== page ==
Well, it happened. Again. A teenager I know told me something I wasn’t expecting. I’m not mad. Just disappointed (I’m starting to sound a lot like my parents). This time it was related to a bad decision. But over the years, I’ve had out-of-nowhere conversations about…
· Being abused
· Suicidal thoughts
· Eating disorders
· Drunk at a party
· Sex with a boyfriend
· Sex with a girlfriend
· Sending nudes
And the list goes on. I always find myself saying things like, “There’s nothing they say that can surprise me”, but that isn’t exactly true. Even if I’ve heard it a thousand times from a thousand kids, secrets like that always catch me off guard. After all, I’ve never heard it from this kid.
Like every leader in the world, I want to do a good job in those moments. I want to honor the courage it took for them to tell me. I want to protect the heart, protect the relationship, and protect their future, but left to my own devices and my knee-jerk reactions, I can do some real damage. My surprised face isn’t a good one. My disappointed tone isn’t well hidden. And if I’m not careful, my reactions can convince a brave teenager that he or she made a mistake in telling an adult.
And I suspect I’m not alone. That’s why, if you’re going to lead teenagers, I think it’s worth the time to work on and practice our reactions for when a teenager finds the courage to tell us something difficult. Here are a few things I’m working on, and I hope you will too :
1. Practice your facial expressions. Around the Orange world, we like to say “freak out on the inside.” This isn’t just something to think about. It’s something to physically practice. Look in a mirror and imagine a kid just told you something shocking, scary, disappointing, or frustrating. It’s important to know what your face looks like and then practice what you want your face to look like in those moments.
2. Practice what you will say. Statistically, if you lead a group of ten teenagers, nearly every difficult or scary thing listed above is happening or will happen eventually. That means it’s worthwhile to plan what you will say. Plan how you will sound. Try saying it out loud so you can hear yourself OR, record yourself. Listen to your tone and imagine what it feels like to be on the other side of you.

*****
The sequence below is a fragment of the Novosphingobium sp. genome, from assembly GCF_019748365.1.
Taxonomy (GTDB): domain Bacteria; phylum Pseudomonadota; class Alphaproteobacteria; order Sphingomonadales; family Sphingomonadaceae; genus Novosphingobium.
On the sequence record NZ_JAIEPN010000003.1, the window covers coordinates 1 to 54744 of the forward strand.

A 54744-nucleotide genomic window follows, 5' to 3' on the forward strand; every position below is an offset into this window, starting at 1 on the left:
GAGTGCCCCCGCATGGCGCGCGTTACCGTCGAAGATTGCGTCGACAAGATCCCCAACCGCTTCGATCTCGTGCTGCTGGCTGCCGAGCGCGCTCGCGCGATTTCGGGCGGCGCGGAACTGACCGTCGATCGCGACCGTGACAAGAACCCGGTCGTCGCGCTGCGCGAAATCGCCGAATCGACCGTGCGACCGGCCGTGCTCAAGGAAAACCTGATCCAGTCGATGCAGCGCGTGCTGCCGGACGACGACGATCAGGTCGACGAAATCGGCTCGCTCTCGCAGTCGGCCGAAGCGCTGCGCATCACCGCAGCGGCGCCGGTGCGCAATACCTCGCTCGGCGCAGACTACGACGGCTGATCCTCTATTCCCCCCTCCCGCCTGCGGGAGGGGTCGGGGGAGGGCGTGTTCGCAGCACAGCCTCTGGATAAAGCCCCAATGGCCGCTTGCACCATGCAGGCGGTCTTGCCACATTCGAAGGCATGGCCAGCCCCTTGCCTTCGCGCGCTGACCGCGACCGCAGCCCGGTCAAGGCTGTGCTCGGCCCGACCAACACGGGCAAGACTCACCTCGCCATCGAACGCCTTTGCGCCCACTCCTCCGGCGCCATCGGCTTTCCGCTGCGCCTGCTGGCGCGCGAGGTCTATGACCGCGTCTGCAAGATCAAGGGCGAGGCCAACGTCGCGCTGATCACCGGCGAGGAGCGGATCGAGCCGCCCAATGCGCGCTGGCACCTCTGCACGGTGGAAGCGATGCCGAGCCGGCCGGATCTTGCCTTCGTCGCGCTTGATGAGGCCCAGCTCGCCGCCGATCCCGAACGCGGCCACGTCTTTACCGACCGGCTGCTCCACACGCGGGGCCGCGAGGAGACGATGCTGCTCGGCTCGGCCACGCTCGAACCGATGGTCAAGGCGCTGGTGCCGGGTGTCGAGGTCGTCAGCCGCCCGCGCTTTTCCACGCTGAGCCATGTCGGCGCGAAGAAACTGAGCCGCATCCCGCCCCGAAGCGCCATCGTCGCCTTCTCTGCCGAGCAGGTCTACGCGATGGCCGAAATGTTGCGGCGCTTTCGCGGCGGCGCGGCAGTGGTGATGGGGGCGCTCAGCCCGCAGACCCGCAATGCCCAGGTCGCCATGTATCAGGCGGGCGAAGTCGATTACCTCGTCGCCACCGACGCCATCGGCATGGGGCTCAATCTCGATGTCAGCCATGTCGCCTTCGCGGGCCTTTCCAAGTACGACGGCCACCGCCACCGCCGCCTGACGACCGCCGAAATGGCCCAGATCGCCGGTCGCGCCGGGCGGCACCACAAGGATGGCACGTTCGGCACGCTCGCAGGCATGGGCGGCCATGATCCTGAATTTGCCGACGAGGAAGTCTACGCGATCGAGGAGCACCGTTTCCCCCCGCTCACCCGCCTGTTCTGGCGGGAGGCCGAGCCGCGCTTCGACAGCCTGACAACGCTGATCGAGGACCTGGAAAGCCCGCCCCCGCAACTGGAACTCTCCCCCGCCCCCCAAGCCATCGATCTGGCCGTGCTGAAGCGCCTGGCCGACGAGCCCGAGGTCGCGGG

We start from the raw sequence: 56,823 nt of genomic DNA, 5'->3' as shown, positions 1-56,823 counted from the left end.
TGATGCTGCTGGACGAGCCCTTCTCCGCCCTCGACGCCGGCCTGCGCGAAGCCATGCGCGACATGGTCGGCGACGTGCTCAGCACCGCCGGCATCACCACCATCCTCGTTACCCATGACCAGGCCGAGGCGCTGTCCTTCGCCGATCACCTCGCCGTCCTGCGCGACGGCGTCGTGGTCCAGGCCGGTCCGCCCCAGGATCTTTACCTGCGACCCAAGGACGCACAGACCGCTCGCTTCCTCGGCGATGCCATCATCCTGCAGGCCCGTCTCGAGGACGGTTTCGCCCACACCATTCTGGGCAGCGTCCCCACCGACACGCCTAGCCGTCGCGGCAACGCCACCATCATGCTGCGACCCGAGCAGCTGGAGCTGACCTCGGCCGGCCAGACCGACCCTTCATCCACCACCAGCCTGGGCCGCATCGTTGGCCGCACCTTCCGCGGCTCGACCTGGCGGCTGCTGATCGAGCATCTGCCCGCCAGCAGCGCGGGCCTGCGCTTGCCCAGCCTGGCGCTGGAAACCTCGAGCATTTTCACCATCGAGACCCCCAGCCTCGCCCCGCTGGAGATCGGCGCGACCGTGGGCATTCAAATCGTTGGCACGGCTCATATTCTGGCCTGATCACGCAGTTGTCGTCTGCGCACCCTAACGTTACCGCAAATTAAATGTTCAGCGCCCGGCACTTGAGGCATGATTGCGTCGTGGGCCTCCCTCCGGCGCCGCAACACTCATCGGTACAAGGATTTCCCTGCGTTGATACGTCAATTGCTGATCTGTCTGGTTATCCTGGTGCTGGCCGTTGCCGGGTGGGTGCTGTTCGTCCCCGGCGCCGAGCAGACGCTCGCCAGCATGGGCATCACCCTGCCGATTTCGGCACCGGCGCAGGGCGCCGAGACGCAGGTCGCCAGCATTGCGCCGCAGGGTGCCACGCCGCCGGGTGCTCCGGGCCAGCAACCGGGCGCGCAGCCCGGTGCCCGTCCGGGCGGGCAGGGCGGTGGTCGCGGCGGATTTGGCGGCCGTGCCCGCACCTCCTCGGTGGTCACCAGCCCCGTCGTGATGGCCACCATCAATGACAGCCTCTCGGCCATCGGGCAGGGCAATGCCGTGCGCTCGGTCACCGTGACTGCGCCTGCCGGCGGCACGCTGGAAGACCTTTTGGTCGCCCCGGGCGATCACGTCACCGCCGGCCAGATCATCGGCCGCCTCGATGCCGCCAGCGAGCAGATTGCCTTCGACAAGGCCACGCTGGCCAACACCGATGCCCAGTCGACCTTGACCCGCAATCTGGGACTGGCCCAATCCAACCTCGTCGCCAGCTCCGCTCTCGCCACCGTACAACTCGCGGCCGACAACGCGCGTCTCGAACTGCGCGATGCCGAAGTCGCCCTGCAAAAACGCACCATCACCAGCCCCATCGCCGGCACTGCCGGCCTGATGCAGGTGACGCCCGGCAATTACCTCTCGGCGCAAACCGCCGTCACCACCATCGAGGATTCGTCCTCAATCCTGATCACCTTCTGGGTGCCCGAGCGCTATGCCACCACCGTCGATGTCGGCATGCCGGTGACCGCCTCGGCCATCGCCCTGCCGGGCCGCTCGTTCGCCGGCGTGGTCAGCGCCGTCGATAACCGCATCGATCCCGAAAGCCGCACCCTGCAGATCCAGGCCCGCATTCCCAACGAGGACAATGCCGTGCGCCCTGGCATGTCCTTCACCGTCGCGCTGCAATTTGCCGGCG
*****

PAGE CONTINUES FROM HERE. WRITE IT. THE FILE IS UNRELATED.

3. Promise only what you can promise. Sometimes a teenager will ask you to assure them you’ll never tell anyone, and while it’s tempting to respond with a “yes”, that’s not really something we can promise. There are times when we will need to involve a parent, a pastor or a professional, and the only thing worse than telling a kid you have to share their secret is telling them that after you promised you wouldn’t. In a tricky conversation, there are a few things you and I can promise. We can promise we will love them, do what is best for them, and walk with them through whatever happens next.
4. Honor the parent. If you’ve done ministry long, you’ve had a student share with you something that involves a parent. And sometimes it isn’t easy. Sometimes parents are mistaken, hurtful or just plain wrong, but at the same time they’re also still parents. And while we don’t have to agree with their actions, the best thing for the student and our relationship with them, is to honor the parents in what we say to them and about them.
5. Be normal. At the end of the day, when a student shares something difficult or painful or embarrassing with us, most of the time the biggest question on their mind is “are we still ok?” And one of the quickest and most powerful ways to show that our relationship is fine is to go back to being normal with each other. If you normally joke around, joke around. If you normally play basketball, play basketball. If you normally text after school, keep texting. The point is to let the student know, as quickly as possible, that what they shared doesn’t change how your see them or your relationship with them.
The point is this: no matter how seasoned you are as a leader, when a teenager tells you something difficult, you’ll still feel something. And that’s good. I hope we never get to a point where we’re so calloused or disillusioned that we are numb to a teenager’s pain. But that doesn’t mean that what we’re feeling should always be the first thing a teenager sees or hears from us. Too often, I’ve let a knee-jerk reaction turn a brave conversation awkward or painful.
And I’m working to make sure that doesn’t happen next time.